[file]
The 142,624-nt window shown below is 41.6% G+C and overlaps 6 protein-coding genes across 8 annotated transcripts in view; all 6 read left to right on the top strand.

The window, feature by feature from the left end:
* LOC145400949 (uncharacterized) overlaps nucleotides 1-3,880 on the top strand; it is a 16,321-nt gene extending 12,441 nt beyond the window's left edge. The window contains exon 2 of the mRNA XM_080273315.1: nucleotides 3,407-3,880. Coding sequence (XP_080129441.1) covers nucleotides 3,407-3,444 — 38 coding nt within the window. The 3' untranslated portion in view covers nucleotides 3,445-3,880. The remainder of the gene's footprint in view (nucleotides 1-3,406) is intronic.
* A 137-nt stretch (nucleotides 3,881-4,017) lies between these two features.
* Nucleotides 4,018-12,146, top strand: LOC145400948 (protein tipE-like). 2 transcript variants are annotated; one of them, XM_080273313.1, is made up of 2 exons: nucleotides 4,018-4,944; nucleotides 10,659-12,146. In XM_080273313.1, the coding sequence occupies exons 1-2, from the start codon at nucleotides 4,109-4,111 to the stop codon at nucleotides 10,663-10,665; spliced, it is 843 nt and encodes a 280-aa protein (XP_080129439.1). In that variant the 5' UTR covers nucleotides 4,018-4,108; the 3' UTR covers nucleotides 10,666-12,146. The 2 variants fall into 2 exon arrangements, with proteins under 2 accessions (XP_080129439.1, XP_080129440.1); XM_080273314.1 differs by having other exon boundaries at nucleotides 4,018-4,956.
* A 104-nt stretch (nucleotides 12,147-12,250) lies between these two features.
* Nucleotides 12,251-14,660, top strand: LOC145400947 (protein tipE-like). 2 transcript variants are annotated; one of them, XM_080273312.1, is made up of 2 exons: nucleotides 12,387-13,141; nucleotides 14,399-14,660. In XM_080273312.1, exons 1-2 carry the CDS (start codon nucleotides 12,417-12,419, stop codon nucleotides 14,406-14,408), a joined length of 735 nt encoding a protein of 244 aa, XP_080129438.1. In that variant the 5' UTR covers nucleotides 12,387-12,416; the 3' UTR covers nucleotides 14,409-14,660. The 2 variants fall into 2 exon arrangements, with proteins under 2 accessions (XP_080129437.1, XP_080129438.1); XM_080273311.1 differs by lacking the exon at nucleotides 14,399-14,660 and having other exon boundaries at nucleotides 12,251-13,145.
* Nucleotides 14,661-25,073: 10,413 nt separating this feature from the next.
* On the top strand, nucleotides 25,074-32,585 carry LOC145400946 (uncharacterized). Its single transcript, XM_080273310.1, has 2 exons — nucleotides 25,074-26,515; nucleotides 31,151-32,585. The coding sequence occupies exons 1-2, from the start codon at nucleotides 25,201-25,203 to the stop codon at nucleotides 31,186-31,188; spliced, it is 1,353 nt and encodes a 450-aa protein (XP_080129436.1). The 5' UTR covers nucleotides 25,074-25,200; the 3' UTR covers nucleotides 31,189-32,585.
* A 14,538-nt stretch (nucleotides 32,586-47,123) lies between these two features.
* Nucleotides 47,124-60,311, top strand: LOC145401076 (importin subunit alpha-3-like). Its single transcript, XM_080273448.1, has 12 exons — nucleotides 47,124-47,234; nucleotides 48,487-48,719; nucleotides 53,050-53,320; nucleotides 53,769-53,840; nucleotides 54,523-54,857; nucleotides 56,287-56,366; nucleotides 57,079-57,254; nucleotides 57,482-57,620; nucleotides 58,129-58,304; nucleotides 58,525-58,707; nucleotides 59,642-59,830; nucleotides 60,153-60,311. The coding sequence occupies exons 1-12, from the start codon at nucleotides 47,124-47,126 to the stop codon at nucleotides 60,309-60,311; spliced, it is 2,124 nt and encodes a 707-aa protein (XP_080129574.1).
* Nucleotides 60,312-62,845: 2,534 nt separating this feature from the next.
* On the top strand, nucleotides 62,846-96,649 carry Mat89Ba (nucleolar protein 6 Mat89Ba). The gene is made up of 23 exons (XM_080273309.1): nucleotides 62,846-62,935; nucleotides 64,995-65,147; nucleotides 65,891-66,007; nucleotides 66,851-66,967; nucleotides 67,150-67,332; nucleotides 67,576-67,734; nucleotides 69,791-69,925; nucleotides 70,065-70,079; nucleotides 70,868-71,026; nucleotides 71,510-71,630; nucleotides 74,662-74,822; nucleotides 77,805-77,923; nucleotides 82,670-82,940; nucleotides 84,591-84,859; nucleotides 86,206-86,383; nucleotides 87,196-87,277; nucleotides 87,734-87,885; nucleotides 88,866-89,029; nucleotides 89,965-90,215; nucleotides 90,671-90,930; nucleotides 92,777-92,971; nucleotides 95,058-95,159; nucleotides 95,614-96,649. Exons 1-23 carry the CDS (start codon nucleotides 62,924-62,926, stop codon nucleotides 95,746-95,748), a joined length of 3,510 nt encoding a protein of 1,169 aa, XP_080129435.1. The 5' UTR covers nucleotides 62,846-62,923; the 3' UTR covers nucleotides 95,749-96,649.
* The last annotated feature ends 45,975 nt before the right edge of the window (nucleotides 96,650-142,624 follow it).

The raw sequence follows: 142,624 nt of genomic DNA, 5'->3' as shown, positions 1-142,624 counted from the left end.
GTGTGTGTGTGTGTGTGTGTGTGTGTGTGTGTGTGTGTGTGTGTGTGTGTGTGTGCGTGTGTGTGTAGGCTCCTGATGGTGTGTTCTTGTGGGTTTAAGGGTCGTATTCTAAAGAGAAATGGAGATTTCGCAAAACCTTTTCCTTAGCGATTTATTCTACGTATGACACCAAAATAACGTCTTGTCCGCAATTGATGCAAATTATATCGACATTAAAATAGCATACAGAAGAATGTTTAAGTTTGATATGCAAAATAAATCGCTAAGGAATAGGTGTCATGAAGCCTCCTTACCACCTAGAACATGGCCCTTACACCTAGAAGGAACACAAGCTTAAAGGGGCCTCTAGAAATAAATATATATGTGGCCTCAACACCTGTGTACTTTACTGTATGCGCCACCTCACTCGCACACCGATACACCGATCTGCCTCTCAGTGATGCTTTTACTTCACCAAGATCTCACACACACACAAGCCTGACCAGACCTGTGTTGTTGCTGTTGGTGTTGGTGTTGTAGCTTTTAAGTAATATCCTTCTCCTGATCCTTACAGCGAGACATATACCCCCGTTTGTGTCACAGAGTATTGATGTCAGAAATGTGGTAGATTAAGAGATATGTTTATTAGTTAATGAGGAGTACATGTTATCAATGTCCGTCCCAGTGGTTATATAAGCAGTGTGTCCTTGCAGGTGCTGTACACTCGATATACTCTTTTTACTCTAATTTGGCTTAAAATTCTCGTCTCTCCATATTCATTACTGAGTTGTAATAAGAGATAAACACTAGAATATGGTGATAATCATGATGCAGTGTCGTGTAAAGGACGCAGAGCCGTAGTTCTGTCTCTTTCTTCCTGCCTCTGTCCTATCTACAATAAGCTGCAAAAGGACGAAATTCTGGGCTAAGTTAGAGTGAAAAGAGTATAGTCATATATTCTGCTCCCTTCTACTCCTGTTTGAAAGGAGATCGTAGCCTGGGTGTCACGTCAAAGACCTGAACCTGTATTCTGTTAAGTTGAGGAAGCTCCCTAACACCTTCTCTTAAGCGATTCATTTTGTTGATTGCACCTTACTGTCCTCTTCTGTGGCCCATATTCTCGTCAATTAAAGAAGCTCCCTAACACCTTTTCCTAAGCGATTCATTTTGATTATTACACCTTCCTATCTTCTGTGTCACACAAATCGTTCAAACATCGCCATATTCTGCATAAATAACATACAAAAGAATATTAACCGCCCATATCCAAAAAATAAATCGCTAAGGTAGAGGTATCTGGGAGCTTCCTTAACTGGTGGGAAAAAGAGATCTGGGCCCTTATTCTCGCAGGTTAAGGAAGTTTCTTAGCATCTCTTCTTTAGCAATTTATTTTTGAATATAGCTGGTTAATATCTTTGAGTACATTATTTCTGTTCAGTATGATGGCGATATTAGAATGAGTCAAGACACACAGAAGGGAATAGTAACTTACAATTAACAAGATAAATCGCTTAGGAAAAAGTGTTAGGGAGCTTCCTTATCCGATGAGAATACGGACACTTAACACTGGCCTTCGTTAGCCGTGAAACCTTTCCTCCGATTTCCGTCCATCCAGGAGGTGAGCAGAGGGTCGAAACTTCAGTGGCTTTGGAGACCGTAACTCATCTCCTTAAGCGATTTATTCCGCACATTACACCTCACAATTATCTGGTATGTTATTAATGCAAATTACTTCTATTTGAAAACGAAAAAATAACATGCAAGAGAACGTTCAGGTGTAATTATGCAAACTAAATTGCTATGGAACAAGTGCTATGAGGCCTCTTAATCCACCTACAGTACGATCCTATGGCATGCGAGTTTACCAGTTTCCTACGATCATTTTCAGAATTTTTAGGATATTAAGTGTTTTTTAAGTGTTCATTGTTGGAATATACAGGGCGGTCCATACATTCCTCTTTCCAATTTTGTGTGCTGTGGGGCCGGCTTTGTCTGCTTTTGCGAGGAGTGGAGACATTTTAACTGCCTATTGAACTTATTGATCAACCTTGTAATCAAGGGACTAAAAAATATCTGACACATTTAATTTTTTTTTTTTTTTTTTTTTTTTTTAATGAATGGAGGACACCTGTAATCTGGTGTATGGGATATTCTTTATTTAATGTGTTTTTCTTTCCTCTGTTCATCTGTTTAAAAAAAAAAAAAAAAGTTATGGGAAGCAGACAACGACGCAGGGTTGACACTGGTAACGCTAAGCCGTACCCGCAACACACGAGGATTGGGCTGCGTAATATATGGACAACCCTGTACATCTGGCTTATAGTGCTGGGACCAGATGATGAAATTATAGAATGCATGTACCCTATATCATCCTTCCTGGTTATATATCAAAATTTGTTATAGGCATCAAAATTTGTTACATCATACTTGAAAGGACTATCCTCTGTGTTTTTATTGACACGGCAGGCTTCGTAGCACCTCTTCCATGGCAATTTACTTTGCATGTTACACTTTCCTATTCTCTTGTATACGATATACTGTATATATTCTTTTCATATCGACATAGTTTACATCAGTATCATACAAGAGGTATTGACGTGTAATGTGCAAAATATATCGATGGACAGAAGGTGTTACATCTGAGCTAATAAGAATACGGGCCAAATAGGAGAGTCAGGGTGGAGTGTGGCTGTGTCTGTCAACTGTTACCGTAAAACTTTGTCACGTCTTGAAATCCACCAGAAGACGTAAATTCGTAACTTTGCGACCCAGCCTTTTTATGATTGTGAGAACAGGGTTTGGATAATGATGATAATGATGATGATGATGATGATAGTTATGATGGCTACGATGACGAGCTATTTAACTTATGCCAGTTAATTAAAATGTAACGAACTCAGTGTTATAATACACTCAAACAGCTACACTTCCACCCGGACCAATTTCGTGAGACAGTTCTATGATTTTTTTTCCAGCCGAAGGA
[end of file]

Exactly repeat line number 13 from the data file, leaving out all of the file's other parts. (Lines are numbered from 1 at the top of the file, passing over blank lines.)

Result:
* On the top strand, nucleotides 62,846-96,649 carry Mat89Ba (nucleolar protein 6 Mat89Ba). The gene is made up of 23 exons (XM_080273309.1): nucleotides 62,846-62,935; nucleotides 64,995-65,147; nucleotides 65,891-66,007; nucleotides 66,851-66,967; nucleotides 67,150-67,332; nucleotides 67,576-67,734; nucleotides 69,791-69,925; nucleotides 70,065-70,079; nucleotides 70,868-71,026; nucleotides 71,510-71,630; nucleotides 74,662-74,822; nucleotides 77,805-77,923; nucleotides 82,670-82,940; nucleotides 84,591-84,859; nucleotides 86,206-86,383; nucleotides 87,196-87,277; nucleotides 87,734-87,885; nucleotides 88,866-89,029; nucleotides 89,965-90,215; nucleotides 90,671-90,930; nucleotides 92,777-92,971; nucleotides 95,058-95,159; nucleotides 95,614-96,649. Exons 1-23 carry the CDS (start codon nucleotides 62,924-62,926, stop codon nucleotides 95,746-95,748), a joined length of 3,510 nt encoding a protein of 1,169 aa, XP_080129435.1. The 5' UTR covers nucleotides 62,846-62,923; the 3' UTR covers nucleotides 95,749-96,649.